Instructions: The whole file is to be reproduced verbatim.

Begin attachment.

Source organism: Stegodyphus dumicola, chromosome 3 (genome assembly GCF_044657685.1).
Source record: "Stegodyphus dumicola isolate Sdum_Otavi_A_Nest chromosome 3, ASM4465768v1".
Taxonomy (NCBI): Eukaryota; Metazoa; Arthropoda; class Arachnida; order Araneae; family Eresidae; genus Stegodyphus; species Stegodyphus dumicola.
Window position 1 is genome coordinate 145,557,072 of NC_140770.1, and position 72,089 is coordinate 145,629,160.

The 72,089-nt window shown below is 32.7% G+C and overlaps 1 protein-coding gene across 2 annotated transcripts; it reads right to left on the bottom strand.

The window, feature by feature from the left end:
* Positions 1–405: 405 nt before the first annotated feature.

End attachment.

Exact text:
Source organism: Stegodyphus dumicola, chromosome 3 (genome assembly GCF_044657685.1).
Source record: "Stegodyphus dumicola isolate Sdum_Otavi_A_Nest chromosome 3, ASM4465768v1".
Taxonomy (NCBI): Eukaryota; Metazoa; Arthropoda; class Arachnida; order Araneae; family Eresidae; genus Stegodyphus; species Stegodyphus dumicola.
Window position 1 is genome coordinate 145,557,072 of NC_140770.1, and position 72,089 is coordinate 145,629,160.

The 72,089-nt window shown below is 32.7% G+C and overlaps 1 protein-coding gene across 2 annotated transcripts; it reads right to left on the bottom strand.

The window, feature by feature from the left end:
* Positions 1–405: 405 nt before the first annotated feature.